- Publisher: Great Books Foundation (2008)
- Language: English
- ISBN-10: 1880323710
- ISBN-13: 978-1880323717
- Package Dimensions: 9.2 x 6 x 1.1 inches
- Shipping Weight: 1.6 pounds
- Average Customer Review: 10 customer reviews
- Amazon Best Sellers Rank: #540,920 in Books (See Top 100 in Books)
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Great Conversations 4 Paperback – 2008
"Enlightenment Now: The Case for Reason, Science, Humanism, and Progress"
Is the world really falling apart? Is the ideal of progress obsolete? Cognitive scientist and public intellectual Steven Pinker urges us to step back from the gory headlines and prophecies of doom, and instead, follow the data: In seventy-five jaw-dropping graphs, Pinker shows that life, health, prosperity, safety, peace, knowledge, and happiness are on the rise. Learn more
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Each volume in the Great Conversations series provides a rich collection for your humanities course or book group. Readings and accompanying questions deliver enough content for 15 discussions or class sessions.
Includes works by Matthew Arnold, Eavan Boland, Anton Chekov, Shirley Jackson, William James, Immanuel Kant, Yasunari Kawabata, Heinrich von Kleist, Clarice Lispector, Lisel Mueller, Tim O'Brien, Plato, Plutarch, George Bernard Shaw, and Henry David Thoreau.
Includes discussion guides for Emma by Jane Austen and Swann's Way by Marcel Proust.
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(My quibbles with it (& some suggestions for readers) is as follows:)
I rarely liked any of the suggested questions after each piece. IMO, most seem like "cardboard cut-outs," general purpose, not uniquely geared to either that particular piece or that author's work and showing little comprehension or appreciation of the work. E.g., too very many of the following variety: "Why does (the author) say ______?" "What does __ (the author or character) mean by saying _____ ?" One can have serious doubts whether the person writing questions like these either read or understood the work(s) at all or was merely applying a formula.
While the introductory prefaces to each work DO contain somewhat helpful information, IMO their brevity certainly makes them insufficient and, I strongly suggest, should serve to propel readers to more richly detailed sources such as Wikipedia, at the least, &/or often "Googling" other online sources &/or those offline (biographies, critical assessments, etc.).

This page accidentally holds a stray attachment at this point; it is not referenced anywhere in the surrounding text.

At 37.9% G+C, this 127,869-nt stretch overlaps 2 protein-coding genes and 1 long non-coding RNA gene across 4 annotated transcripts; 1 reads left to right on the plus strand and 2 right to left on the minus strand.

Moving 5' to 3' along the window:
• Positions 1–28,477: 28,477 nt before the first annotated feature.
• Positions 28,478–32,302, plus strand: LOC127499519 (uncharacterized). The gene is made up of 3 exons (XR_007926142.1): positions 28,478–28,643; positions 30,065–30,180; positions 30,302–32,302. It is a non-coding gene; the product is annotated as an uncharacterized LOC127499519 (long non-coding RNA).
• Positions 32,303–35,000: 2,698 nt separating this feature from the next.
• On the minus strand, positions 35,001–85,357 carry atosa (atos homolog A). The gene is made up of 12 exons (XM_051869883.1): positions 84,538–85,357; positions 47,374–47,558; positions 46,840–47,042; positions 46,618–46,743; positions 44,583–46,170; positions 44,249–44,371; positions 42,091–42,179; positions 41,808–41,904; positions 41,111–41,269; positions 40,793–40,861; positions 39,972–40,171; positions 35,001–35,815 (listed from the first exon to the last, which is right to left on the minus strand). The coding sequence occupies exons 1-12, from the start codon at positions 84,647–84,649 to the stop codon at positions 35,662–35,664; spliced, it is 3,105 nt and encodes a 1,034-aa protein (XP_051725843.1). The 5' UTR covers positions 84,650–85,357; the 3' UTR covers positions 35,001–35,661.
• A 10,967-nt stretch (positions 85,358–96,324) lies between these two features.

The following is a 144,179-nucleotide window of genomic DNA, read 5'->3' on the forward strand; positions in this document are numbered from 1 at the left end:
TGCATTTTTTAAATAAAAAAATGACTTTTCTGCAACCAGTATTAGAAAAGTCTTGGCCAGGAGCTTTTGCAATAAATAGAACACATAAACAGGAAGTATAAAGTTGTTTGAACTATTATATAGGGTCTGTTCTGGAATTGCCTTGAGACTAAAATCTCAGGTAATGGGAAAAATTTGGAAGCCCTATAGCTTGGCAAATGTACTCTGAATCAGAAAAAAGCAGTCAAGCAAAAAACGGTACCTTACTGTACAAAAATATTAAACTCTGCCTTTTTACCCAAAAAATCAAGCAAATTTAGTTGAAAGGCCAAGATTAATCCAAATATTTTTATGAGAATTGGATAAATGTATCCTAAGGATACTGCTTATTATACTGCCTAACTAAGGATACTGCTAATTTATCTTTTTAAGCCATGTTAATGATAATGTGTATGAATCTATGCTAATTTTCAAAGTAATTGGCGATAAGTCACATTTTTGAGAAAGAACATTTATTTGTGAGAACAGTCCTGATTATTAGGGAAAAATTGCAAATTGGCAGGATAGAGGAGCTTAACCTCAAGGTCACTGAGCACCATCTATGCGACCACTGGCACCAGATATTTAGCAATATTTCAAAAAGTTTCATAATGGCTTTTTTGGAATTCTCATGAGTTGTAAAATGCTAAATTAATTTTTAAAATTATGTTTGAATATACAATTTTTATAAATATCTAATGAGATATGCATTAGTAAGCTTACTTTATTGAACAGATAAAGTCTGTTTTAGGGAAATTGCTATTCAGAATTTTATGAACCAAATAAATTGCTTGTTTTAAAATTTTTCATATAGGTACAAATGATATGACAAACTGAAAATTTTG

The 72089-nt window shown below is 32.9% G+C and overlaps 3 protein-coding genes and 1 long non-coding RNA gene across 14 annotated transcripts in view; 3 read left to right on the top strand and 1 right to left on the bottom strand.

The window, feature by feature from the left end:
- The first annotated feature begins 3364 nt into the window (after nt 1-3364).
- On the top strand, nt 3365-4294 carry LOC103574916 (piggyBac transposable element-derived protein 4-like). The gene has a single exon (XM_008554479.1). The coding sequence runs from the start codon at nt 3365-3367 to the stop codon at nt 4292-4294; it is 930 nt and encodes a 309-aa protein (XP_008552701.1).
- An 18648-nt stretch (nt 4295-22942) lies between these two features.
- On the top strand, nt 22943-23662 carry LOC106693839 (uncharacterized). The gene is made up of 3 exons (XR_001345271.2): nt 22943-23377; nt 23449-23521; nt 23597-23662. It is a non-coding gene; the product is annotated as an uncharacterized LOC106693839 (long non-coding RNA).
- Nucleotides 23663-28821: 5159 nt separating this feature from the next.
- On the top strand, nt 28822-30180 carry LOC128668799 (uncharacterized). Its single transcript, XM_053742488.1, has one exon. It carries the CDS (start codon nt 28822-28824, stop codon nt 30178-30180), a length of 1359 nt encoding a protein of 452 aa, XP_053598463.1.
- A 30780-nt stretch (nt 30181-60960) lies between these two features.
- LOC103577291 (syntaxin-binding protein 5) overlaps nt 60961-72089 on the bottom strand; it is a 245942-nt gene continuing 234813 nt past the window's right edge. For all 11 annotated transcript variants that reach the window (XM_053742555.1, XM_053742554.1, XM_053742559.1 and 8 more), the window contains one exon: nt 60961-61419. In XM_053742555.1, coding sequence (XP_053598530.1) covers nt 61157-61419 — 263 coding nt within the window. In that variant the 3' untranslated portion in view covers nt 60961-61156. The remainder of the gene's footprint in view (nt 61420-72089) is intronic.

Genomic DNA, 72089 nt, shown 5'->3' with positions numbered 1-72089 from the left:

Here's a working example:
This volume's prefatory comments about G.B. Shaw's "Major Barbara" describe a little of Shaw's output and his activism in social, political and anti-war causes. But NO mention is made of his unique family life which certainly was a big factor in shaping the energy he put into specific issues:
-- That his strong-willed mother married a man over her guardian's objections
-- this man, GBS's father, was known for his sense of humor and, his mother discovered, even more for his chronic drunkeness
-- GBS's father (& family) was related to (and a part of) the protestant English aristocracy then ruling Ireland but the family was also the victim of that economic system
-- His mother brought her voice teacher, George Lee, home to live forming a "menage a trois" when Shaw was 10
-- His mother went with his 2 older sisters & voice teacher to London when GBS was 15 leaving GBS with his father
-- Shaw left his father at age 20, to rejoin his mother & sisters & her music teacher/(lover?)
-- Shaw was supported by his mother & her voice teacher, his sister & absent father until he finally started becoming financially successful as a writer at age 30!!
-- Shaw was a notorious philanderer with many prominent actresses, occasionally other men's mistresses and other married women.
-- That English society, class structure, and the theater in this Victorian Age were ALL VERY much geared to keeping women subservient to and supportive of the male role in the home, society, politics, etc., ALL of which Shaw opposed and fought against in various ways.
Do you suppose ANY of the above family & cultural factors had ANY influence in shaping the causes (pro-socialism, opposition to the English class system, pro-equal rights for women, anti-war, anti-religion, anti-drinking, etc.) that GBS took up or his beliefs? Or that knowing these would add to one's appreciation of the ideas he espoused in this play and his others?
I certainly do; they have for me.
And it easily could have been very helpful to recommend or mention best sources to help better understand GBS -- (e.g., Holroyd's "Bernard Shaw," Peters' "Bernard Shaw & the Actresses," &/or the Shaw article in the Oxford Dictionary of National Biography).